“I grew up in a family where we argued about economics a lot. But as the sole documentary filmmaker in a family of MBAs, I knew that most people don’t find conversations about the federal deficit and debt inherently thrilling. We all know it’s important—every year we seem to have some political ‘crisis’ in Washington related to the debt and deficit. But even among economic topics, it’s particularly theoretical and dry. I wanted to make a documentary, but knew that there was only one thing more boring to most people than the words ‘debt and deficit,’ and that was the word ‘documentary.’ (For the record, I love documentaries and know they can be dramatic and amazing, but I’m just being honest here.)
And then my nine-year-old daughter said, ‘Maybe you should do it as a cartoon. Everything’s fun when it’s a cartoon!’ So I spent the next few weeks talking with economists of different political persuasions, asking them what they thought most people don’t understand about the debt and deficit. I did my best to boil down those conversations into a handful of ideas that wouldn’t answer every point or counterpoint about the issue, but would give a viewer a basic framework for thinking it through. And hopefully it would do it in a way that my nine-year-old daughter thinks is funny.”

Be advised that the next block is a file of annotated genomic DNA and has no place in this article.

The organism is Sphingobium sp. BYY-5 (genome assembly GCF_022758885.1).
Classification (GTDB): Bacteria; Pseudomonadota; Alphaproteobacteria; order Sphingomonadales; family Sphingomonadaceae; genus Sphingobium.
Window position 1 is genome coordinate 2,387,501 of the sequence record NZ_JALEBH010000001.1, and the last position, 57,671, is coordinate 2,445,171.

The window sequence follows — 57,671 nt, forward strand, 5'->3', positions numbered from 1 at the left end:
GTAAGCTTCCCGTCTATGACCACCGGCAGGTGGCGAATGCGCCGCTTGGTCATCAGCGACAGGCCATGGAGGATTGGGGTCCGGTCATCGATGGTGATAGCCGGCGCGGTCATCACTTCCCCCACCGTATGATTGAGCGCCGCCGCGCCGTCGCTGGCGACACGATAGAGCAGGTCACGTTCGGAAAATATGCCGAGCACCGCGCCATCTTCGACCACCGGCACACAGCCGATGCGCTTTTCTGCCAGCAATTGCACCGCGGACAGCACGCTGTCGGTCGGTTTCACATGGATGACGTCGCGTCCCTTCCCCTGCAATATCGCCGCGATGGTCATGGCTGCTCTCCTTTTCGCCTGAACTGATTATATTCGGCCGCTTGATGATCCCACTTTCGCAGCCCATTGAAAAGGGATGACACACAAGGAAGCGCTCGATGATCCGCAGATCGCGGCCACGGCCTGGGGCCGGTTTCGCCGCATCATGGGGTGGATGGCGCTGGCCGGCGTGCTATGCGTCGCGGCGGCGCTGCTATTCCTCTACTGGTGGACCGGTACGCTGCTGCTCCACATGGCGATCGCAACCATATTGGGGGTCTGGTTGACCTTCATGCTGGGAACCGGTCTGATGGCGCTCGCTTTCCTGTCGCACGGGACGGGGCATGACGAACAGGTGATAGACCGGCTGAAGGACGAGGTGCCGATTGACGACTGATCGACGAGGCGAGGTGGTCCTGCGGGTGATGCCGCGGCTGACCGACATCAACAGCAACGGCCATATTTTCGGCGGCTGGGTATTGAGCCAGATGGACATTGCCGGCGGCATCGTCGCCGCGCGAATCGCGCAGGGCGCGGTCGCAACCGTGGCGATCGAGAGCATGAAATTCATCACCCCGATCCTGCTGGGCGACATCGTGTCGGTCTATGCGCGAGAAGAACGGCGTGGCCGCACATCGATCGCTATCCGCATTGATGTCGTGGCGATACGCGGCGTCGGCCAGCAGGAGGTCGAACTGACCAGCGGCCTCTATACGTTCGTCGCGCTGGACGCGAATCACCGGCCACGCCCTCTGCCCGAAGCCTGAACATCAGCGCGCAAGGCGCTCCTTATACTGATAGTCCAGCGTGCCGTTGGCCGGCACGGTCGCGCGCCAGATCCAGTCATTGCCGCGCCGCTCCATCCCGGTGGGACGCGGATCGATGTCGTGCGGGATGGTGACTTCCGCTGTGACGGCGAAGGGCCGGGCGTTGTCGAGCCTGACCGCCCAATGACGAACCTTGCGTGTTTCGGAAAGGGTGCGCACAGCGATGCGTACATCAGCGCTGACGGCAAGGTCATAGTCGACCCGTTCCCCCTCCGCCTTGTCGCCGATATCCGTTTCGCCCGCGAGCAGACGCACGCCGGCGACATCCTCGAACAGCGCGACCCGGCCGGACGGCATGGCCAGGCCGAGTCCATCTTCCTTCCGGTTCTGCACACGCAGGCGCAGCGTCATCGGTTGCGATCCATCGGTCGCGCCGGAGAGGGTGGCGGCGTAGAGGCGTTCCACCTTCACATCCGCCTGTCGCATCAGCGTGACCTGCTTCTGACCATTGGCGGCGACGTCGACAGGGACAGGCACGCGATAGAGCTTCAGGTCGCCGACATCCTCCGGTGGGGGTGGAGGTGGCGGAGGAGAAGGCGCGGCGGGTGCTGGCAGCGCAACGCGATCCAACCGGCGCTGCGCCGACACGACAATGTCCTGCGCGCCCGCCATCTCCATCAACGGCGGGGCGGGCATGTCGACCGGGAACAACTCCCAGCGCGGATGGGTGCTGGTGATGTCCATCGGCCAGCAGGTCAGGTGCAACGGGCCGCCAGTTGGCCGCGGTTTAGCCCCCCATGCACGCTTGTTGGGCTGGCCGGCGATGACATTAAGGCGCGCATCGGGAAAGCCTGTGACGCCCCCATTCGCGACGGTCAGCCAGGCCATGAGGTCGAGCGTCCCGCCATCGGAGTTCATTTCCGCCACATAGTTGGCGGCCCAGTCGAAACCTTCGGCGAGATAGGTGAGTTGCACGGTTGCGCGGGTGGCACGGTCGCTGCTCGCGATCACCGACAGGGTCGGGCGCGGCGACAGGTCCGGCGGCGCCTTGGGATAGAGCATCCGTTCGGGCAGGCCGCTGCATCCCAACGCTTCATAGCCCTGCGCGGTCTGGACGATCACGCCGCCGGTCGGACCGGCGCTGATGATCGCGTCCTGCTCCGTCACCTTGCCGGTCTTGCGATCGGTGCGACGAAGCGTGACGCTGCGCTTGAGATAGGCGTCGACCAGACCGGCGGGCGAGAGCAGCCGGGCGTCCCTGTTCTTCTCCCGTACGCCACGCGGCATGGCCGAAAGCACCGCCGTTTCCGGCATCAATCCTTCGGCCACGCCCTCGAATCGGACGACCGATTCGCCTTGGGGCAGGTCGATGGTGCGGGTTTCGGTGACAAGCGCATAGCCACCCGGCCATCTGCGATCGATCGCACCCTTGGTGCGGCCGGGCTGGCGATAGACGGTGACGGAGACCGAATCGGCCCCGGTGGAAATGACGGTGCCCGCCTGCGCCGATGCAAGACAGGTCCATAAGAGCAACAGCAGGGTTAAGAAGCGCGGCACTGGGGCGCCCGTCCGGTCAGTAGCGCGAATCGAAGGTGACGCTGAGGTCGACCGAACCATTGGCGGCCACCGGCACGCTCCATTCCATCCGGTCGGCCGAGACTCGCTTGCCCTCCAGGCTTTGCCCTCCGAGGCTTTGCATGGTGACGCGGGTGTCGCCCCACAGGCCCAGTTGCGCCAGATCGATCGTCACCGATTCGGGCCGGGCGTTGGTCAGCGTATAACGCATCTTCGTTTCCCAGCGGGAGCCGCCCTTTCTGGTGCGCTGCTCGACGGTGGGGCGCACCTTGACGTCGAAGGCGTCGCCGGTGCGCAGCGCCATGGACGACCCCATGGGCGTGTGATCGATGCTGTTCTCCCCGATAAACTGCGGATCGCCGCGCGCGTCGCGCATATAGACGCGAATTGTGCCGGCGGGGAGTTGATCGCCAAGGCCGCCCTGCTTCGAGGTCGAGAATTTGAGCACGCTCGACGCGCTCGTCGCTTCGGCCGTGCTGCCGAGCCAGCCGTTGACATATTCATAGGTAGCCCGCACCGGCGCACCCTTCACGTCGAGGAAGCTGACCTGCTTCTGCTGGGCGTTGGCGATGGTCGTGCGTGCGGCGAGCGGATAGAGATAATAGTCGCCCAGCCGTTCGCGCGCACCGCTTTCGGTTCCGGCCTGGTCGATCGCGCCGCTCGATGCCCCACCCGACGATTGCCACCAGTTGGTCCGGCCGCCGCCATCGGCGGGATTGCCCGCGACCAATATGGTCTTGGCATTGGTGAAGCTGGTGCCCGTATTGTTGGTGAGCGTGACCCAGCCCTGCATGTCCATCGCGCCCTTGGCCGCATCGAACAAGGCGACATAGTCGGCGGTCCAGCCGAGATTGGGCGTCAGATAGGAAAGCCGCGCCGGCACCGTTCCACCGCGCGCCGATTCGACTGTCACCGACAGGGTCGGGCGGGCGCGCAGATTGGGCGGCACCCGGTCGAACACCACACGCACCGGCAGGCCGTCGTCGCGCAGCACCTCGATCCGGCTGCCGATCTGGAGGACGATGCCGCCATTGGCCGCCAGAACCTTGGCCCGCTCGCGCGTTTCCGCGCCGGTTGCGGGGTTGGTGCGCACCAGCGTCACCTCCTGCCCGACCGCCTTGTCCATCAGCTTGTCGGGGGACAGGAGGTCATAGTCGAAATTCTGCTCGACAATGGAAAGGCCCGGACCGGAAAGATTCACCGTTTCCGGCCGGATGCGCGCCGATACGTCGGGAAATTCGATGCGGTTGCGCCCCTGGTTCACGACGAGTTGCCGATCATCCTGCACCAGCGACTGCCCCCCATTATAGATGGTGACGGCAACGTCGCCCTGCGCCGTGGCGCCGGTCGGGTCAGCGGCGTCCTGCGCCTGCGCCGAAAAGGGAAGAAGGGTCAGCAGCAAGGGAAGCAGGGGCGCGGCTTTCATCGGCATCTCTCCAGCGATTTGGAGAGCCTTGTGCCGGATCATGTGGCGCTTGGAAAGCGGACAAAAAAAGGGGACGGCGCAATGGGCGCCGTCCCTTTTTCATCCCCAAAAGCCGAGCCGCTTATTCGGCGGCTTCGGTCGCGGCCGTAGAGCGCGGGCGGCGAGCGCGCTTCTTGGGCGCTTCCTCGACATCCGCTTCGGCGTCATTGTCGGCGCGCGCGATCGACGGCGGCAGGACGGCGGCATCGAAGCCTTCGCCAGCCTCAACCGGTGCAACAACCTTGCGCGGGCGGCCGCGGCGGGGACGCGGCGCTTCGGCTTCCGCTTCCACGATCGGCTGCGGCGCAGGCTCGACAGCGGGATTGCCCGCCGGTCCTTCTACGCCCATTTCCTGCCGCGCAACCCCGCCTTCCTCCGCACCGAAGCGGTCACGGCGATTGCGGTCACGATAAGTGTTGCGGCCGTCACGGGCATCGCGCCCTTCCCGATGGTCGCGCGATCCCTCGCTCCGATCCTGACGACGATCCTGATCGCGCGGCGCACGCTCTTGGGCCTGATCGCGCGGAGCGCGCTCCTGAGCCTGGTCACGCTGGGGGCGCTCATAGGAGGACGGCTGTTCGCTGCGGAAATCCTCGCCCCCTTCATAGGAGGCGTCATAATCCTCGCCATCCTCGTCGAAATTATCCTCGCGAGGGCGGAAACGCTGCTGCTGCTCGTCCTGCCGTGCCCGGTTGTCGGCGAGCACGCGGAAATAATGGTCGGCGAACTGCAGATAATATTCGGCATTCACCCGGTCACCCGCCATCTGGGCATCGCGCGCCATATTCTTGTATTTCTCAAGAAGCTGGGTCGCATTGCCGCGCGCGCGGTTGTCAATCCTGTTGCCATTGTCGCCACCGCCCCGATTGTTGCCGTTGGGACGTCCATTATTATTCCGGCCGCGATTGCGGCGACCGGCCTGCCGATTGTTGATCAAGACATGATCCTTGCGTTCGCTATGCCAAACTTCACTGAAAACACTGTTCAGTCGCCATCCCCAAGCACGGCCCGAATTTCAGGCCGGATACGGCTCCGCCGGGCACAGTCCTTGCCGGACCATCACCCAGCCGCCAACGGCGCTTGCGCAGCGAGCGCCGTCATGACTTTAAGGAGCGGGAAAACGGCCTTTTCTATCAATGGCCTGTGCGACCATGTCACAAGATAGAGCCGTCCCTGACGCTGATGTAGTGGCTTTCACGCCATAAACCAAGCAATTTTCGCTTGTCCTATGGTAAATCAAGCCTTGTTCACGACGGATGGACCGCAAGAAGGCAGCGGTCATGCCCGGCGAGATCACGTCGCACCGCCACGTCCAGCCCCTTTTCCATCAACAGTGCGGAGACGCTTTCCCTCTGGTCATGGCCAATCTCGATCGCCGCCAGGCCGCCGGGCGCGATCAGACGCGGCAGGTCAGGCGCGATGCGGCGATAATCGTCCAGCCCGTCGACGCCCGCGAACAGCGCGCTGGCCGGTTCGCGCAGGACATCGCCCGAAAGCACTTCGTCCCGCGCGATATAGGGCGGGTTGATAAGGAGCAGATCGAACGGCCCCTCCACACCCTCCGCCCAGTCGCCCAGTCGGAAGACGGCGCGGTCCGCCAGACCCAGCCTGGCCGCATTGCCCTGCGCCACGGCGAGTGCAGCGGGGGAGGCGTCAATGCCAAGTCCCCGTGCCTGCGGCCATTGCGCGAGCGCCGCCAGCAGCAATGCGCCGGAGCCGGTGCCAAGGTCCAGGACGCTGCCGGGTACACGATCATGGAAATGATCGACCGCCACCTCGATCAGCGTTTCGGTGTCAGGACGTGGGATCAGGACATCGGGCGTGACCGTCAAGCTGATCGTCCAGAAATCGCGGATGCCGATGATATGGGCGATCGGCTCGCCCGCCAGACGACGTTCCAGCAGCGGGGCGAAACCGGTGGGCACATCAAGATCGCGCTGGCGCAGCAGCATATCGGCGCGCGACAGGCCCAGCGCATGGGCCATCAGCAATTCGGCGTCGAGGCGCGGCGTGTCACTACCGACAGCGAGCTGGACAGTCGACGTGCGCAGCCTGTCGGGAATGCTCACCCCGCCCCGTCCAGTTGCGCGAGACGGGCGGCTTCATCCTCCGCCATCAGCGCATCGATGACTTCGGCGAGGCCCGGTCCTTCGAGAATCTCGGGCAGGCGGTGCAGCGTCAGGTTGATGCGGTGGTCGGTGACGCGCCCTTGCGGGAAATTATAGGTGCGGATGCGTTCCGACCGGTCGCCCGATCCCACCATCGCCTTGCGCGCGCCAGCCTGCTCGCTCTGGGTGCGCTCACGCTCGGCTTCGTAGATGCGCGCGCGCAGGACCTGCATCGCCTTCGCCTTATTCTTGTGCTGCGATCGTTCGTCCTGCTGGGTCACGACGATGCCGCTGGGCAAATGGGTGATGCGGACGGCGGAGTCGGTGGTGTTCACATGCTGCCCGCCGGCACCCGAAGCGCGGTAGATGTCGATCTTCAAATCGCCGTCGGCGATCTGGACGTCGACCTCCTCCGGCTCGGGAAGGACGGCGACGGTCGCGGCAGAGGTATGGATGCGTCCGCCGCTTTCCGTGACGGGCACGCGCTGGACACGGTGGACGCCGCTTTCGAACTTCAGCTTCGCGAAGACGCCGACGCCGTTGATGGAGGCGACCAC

MARSHALL CURRY is a two-time Academy Award nominated documentary filmmaker. His film, “Street Fight,” follows Cory Booker’s first run for mayor of Newark, NJ and was nominated for an Oscar and an Emmy. His follow up documentary, “Racing Dreams” tells the story of two boys and a girl who live in rural America and dream of one day racing in NASCAR. It won numerous awards, including Best Documentary Feature at the Tribeca Film Festival, and aired on PBS and the BBC. His third film, “If a Tree Falls, a Story of the Earth Liberation Front” peels back the layers of a radical environmental group that the FBI called the number one domestic terrorist group in the United States. That film won the award for Best Documentary Editing at the Sundance Film Festival and went on to be nominated for an Oscar. Marshall was Executive Producer and an additional editor of “Mistaken For Strangers,” a comedy rock-doc about indie band, The National. Most recently Marshall directed and edited “Point and Shoot,” a documentary about a young Baltimore native who set out on a 30,000 mile motorcycle trip through Northern Africa and the Middle East and wound up joining the rebels in Libya fighting Gaddafi. It won the Grand Jury Prize for Best Documentary at the Tribeca Film Festival and will be released in theaters in November, 2014. Marshall is a graduate of Swarthmore College where he studied Comparative Religion and has been a guest lecturer at Harvard, Duke, Columbia, NYU, and other colleges. He lives in Brooklyn with his wife and children.